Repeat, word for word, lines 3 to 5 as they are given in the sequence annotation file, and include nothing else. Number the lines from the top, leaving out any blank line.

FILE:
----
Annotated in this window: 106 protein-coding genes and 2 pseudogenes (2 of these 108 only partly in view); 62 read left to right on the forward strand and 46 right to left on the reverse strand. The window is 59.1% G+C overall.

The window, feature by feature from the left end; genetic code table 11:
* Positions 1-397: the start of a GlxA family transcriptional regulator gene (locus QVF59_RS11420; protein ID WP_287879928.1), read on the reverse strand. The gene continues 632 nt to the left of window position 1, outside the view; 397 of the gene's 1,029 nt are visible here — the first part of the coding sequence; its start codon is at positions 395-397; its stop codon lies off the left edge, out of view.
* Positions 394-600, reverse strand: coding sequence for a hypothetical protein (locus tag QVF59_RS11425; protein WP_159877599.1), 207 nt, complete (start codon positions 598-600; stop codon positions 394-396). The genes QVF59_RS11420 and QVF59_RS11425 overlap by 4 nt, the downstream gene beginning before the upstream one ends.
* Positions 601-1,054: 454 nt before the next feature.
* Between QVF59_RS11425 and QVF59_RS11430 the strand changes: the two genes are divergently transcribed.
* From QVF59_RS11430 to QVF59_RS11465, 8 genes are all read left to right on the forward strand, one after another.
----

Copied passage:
* Positions 1-397: the start of a GlxA family transcriptional regulator gene (locus QVF59_RS11420; protein ID WP_287879928.1), read on the reverse strand. The gene continues 632 nt to the left of window position 1, outside the view; 397 of the gene's 1,029 nt are visible here — the first part of the coding sequence; its start codon is at positions 395-397; its stop codon lies off the left edge, out of view.
* Positions 394-600, reverse strand: coding sequence for a hypothetical protein (locus tag QVF59_RS11425; protein WP_159877599.1), 207 nt, complete (start codon positions 598-600; stop codon positions 394-396). The genes QVF59_RS11420 and QVF59_RS11425 overlap by 4 nt, the downstream gene beginning before the upstream one ends.
* Positions 601-1,054: 454 nt before the next feature.